SIGGRAPH: The Exhibition
hard to make out the rings on the floor of the Henry B. Gonzales
convention floor, but make no mistake: the SIGGRAPH exhibition's
circus has come to town.
Outside the main halls, eager conference goers
were lined up. As the doors opened, visitors rushed out to be the
first ones out on the floor for day one of the exhibition.
"It's completely mad," one visitor is
overheard to exclaim."There's too much to see."
The exhibitor companies were eager to get the
attention. Smiling folks in matching t-shirts offered passed out
flyers, herded people into the live presentations, and answered
questions about their products. Overhead, the airspace was dominated
by the towering structures of the behemoths of computer graphics:
SGI, Sun, Intel, Softimage, Discreet. Many a visitor stood agog
in the carpeted aisles, overwhelmed by the techno beats, flashing
lights and unending spectacles.
The Immersion booth is dwarfed by the Intel booth
next door, but there's something arresting about the mechanical
contraption which looks like a torture device out of Terry Gilliam's
Brazil. The CyberGlove's placement is obviously no accident.
"We get a lot of return business, and a chance to interact
with partners, but this is also about new people walking up and
trying out our stuff."" says Immersion's Greg Belaus,
"We have a demo with a virtual cockpit from our partner Peugeot,
you can feel your way around--even rest your arm on the steering
Dancers outfitted with sensors wiggled their butts
to show off motion capture devices. Large boxes whirred to produce
colorful three-dimensional models in real time. Massive screens
spool rapid-fire clips from Spiderman, Minority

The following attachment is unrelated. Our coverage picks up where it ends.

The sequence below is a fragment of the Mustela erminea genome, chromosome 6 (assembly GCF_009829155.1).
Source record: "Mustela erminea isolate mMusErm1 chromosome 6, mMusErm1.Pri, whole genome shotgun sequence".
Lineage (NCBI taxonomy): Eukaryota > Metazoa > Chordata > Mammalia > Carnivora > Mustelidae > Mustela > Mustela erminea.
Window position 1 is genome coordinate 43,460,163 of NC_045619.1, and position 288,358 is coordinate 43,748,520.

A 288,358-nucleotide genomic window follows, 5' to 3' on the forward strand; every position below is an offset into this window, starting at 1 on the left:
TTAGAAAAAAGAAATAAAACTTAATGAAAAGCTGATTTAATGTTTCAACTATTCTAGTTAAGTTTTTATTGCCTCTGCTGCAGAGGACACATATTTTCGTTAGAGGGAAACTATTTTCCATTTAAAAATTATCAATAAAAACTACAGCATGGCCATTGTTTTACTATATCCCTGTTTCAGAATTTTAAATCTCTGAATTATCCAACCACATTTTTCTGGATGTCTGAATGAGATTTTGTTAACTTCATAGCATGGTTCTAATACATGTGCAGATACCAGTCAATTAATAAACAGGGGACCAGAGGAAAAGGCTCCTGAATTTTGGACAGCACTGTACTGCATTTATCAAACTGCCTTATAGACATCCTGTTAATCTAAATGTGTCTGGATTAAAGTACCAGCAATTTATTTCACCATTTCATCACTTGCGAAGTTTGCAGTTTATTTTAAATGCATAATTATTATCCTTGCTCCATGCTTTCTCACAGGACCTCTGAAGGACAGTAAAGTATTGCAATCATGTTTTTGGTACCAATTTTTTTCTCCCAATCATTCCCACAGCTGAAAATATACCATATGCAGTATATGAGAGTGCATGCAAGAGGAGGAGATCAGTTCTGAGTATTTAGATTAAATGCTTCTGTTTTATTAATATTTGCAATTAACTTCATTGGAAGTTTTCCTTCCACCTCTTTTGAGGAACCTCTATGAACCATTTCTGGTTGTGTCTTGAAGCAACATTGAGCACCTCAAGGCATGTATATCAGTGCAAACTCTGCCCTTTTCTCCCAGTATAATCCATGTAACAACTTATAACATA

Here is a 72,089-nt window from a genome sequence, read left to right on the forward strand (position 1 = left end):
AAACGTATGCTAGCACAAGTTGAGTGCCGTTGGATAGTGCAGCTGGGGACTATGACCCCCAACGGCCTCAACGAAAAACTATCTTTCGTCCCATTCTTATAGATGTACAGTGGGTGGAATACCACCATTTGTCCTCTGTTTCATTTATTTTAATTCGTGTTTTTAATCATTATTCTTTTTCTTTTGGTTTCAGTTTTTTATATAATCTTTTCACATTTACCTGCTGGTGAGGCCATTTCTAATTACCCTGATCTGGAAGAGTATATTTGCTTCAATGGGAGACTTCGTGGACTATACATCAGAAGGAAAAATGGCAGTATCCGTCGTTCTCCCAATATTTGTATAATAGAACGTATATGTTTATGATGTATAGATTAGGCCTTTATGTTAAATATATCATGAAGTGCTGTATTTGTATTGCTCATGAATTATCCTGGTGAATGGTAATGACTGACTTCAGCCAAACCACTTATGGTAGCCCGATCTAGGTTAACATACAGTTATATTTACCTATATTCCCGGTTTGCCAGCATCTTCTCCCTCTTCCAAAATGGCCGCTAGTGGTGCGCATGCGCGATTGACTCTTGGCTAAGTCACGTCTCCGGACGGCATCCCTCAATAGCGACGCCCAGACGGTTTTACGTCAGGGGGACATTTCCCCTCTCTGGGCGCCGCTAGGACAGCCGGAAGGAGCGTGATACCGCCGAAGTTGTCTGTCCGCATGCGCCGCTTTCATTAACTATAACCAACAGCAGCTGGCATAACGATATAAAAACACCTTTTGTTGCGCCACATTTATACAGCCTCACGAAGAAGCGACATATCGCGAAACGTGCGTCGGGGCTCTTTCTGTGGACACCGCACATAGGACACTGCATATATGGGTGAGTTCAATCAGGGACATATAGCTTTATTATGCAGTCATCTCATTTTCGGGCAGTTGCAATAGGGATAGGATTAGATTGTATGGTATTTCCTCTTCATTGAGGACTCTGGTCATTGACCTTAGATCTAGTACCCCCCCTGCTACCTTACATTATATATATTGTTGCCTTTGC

Report, Men in Black II, and Stuart Little 2.
It's a tough atmosphere in which to capture people's
attentions, which is why gimmicks and giveaways are such an elemental
part of SIGGRAPH's exhibitions. "Our customers know that we're
about innovation, but first timers are drawn in by pizazz,"
says Viewpoint's Anil Sabharwal. In the Viewpoint booth, an Austin
Powers look-a-like enthusastically cries "Yeah, baby!"
whilst detailing product features and visitors are tossed mints,
lip balm and bubble clocks. Many companies are offering promotional
product and demo CDs to those willing to have their ID cards scanned.
At the Intel booth, tall cool blondes armed with baskets of light-up
ice cubes exhort passersby to view their six minute promotional
program. In the ATI area, they are passing out fans and bottles
of water in a coy reference to their product's blazing performance--and
San Antonio's heat.
Meanwhile, staffers at the Pixar, ILM, Big Idea,
PDI/Dreamworks, Sony Pictures and Rhythm and Hues booths are valiantly
managing the innundation of tapes and resumes being presented by
eager animation and special effects afficianados. Despite the deluge,
the firms still proffer postcards, posters, and stickers. Big Idea
had trading cards with cucumber, tomato and asparagus creatures
from their soon-to-be released feature film. In light of the current
economy, do they need to attract more attention? "I can see
what you're saying," says Susan Paul of Big Idea Productions.
"But we're looking for a needle in a haystack."
Those looking for a moment of respite from the
hubbub of the exhibits might stop off at the Imageworks corner.
There, they have forgone flashy demos and funny giveaways for a
series of studio classes in drawing and sculpting. Similar lessons
are underway across the hall at the Art Instututes site. Would-be-artists
are busy sculpting hands out of flesh-colored clay, and seem a million
miles away from the gawking bystanders only two feet away. Here,
amidst the chaos and craze of SIGGRAPH, they are in their own worlds.
This may be the most compelling example of virtual reality on the